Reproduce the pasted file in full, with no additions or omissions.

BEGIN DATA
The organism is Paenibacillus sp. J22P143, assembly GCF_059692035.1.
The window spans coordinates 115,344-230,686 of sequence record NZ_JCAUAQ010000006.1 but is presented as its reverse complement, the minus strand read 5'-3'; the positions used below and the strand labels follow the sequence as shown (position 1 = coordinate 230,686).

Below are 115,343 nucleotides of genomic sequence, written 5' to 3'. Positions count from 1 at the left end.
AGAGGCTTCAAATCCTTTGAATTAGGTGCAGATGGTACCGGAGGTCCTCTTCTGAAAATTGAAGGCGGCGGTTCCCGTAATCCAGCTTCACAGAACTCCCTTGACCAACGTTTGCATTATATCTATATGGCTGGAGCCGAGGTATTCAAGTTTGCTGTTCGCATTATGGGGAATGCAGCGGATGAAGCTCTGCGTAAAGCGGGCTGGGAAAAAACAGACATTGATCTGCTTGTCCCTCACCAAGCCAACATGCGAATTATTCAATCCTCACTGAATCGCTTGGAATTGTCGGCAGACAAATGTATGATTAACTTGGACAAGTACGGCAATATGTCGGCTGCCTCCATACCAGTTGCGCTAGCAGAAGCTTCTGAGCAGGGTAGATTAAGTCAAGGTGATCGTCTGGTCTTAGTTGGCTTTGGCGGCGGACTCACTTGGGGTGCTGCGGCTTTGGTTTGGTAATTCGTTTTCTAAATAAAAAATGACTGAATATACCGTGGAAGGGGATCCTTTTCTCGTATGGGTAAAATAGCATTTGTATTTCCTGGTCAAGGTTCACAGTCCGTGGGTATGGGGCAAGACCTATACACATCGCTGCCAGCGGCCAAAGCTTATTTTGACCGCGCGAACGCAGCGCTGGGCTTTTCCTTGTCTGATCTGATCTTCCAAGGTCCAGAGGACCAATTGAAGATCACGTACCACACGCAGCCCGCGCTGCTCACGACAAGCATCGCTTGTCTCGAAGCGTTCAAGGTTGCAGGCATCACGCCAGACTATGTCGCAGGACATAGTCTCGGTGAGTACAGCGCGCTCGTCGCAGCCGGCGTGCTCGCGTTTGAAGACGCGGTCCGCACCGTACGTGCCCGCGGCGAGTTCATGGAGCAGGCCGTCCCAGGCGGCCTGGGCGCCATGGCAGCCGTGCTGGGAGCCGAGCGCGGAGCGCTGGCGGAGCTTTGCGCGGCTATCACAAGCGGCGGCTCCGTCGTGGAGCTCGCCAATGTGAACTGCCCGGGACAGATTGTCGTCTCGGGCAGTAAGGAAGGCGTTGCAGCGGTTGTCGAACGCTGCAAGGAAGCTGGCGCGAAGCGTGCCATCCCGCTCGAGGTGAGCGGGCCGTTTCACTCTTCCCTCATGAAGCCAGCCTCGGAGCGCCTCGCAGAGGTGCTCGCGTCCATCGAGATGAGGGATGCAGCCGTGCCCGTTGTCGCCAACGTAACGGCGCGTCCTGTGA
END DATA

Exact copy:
The organism is Paenibacillus sp. J22P143, assembly GCF_059692035.1.
The window spans coordinates 115,344-230,686 of sequence record NZ_JCAUAQ010000006.1 but is presented as its reverse complement, the minus strand read 5'-3'; the positions used below and the strand labels follow the sequence as shown (position 1 = coordinate 230,686).

Below are 115,343 nucleotides of genomic sequence, written 5' to 3'. Positions count from 1 at the left end.
AGAGGCTTCAAATCCTTTGAATTAGGTGCAGATGGTACCGGAGGTCCTCTTCTGAAAATTGAAGGCGGCGGTTCCCGTAATCCAGCTTCACAGAACTCCCTTGACCAACGTTTGCATTATATCTATATGGCTGGAGCCGAGGTATTCAAGTTTGCTGTTCGCATTATGGGGAATGCAGCGGATGAAGCTCTGCGTAAAGCGGGCTGGGAAAAAACAGACATTGATCTGCTTGTCCCTCACCAAGCCAACATGCGAATTATTCAATCCTCACTGAATCGCTTGGAATTGTCGGCAGACAAATGTATGATTAACTTGGACAAGTACGGCAATATGTCGGCTGCCTCCATACCAGTTGCGCTAGCAGAAGCTTCTGAGCAGGGTAGATTAAGTCAAGGTGATCGTCTGGTCTTAGTTGGCTTTGGCGGCGGACTCACTTGGGGTGCTGCGGCTTTGGTTTGGTAATTCGTTTTCTAAATAAAAAATGACTGAATATACCGTGGAAGGGGATCCTTTTCTCGTATGGGTAAAATAGCATTTGTATTTCCTGGTCAAGGTTCACAGTCCGTGGGTATGGGGCAAGACCTATACACATCGCTGCCAGCGGCCAAAGCTTATTTTGACCGCGCGAACGCAGCGCTGGGCTTTTCCTTGTCTGATCTGATCTTCCAAGGTCCAGAGGACCAATTGAAGATCACGTACCACACGCAGCCCGCGCTGCTCACGACAAGCATCGCTTGTCTCGAAGCGTTCAAGGTTGCAGGCATCACGCCAGACTATGTCGCAGGACATAGTCTCGGTGAGTACAGCGCGCTCGTCGCAGCCGGCGTGCTCGCGTTTGAAGACGCGGTCCGCACCGTACGTGCCCGCGGCGAGTTCATGGAGCAGGCCGTCCCAGGCGGCCTGGGCGCCATGGCAGCCGTGCTGGGAGCCGAGCGCGGAGCGCTGGCGGAGCTTTGCGCGGCTATCACAAGCGGCGGCTCCGTCGTGGAGCTCGCCAATGTGAACTGCCCGGGACAGATTGTCGTCTCGGGCAGTAAGGAAGGCGTTGCAGCGGTTGTCGAACGCTGCAAGGAAGCTGGCGCGAAGCGTGCCATCCCGCTCGAGGTGAGCGGGCCGTTTCACTCTTCCCTCATGAAGCCAGCCTCGGAGCGCCTCGCAGAGGTGCTCGCGTCCATCGAGATGAGGGATGCAGCCGTGCCCGTTGTCGCCAACGTAACGGCGCGTCCTGTGA